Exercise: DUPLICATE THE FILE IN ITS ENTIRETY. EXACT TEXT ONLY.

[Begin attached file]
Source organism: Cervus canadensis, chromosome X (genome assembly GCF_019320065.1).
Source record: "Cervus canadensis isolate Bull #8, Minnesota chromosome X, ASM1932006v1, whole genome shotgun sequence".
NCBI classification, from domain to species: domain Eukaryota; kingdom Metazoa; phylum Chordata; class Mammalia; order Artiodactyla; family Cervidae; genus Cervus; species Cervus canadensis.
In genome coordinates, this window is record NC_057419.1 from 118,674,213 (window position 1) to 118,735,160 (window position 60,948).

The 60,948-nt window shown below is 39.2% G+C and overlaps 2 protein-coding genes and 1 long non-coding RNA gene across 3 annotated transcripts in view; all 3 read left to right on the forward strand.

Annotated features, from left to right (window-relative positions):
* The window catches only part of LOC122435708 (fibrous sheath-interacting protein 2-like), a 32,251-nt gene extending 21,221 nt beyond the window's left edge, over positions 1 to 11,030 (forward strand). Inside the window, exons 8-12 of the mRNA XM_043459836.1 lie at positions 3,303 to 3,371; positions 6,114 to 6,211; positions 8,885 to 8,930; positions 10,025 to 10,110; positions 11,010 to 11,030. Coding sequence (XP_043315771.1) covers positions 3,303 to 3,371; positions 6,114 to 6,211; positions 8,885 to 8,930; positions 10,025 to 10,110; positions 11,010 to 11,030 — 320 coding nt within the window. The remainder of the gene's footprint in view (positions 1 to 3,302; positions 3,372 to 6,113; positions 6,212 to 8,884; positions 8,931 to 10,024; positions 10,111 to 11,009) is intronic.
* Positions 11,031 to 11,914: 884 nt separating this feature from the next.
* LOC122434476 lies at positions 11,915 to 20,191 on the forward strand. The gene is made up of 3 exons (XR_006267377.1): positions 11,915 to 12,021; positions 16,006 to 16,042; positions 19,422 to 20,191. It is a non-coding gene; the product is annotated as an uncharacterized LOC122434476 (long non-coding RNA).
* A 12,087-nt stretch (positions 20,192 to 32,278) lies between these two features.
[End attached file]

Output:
Source organism: Cervus canadensis, chromosome X (genome assembly GCF_019320065.1).
Source record: "Cervus canadensis isolate Bull #8, Minnesota chromosome X, ASM1932006v1, whole genome shotgun sequence".
NCBI classification, from domain to species: domain Eukaryota; kingdom Metazoa; phylum Chordata; class Mammalia; order Artiodactyla; family Cervidae; genus Cervus; species Cervus canadensis.
In genome coordinates, this window is record NC_057419.1 from 118,674,213 (window position 1) to 118,735,160 (window position 60,948).

The 60,948-nt window shown below is 39.2% G+C and overlaps 2 protein-coding genes and 1 long non-coding RNA gene across 3 annotated transcripts in view; all 3 read left to right on the forward strand.

Annotated features, from left to right (window-relative positions):
* The window catches only part of LOC122435708 (fibrous sheath-interacting protein 2-like), a 32,251-nt gene extending 21,221 nt beyond the window's left edge, over positions 1 to 11,030 (forward strand). Inside the window, exons 8-12 of the mRNA XM_043459836.1 lie at positions 3,303 to 3,371; positions 6,114 to 6,211; positions 8,885 to 8,930; positions 10,025 to 10,110; positions 11,010 to 11,030. Coding sequence (XP_043315771.1) covers positions 3,303 to 3,371; positions 6,114 to 6,211; positions 8,885 to 8,930; positions 10,025 to 10,110; positions 11,010 to 11,030 — 320 coding nt within the window. The remainder of the gene's footprint in view (positions 1 to 3,302; positions 3,372 to 6,113; positions 6,212 to 8,884; positions 8,931 to 10,024; positions 10,111 to 11,009) is intronic.
* Positions 11,031 to 11,914: 884 nt separating this feature from the next.
* LOC122434476 lies at positions 11,915 to 20,191 on the forward strand. The gene is made up of 3 exons (XR_006267377.1): positions 11,915 to 12,021; positions 16,006 to 16,042; positions 19,422 to 20,191. It is a non-coding gene; the product is annotated as an uncharacterized LOC122434476 (long non-coding RNA).
* A 12,087-nt stretch (positions 20,192 to 32,278) lies between these two features.